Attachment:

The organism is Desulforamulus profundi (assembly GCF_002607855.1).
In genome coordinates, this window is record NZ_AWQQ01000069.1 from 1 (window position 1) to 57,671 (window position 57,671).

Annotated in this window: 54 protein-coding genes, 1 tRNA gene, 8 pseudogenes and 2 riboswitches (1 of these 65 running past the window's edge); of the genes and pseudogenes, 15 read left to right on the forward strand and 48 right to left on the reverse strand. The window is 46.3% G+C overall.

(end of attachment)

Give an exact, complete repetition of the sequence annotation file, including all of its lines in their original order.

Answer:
The organism is Desulforamulus profundi (assembly GCF_002607855.1).
In genome coordinates, this window is record NZ_AWQQ01000069.1 from 1 (window position 1) to 57,671 (window position 57,671).

Annotated in this window: 54 protein-coding genes, 1 tRNA gene, 8 pseudogenes and 2 riboswitches (1 of these 65 running past the window's edge); of the genes and pseudogenes, 15 read left to right on the forward strand and 48 right to left on the reverse strand. The window is 46.3% G+C overall.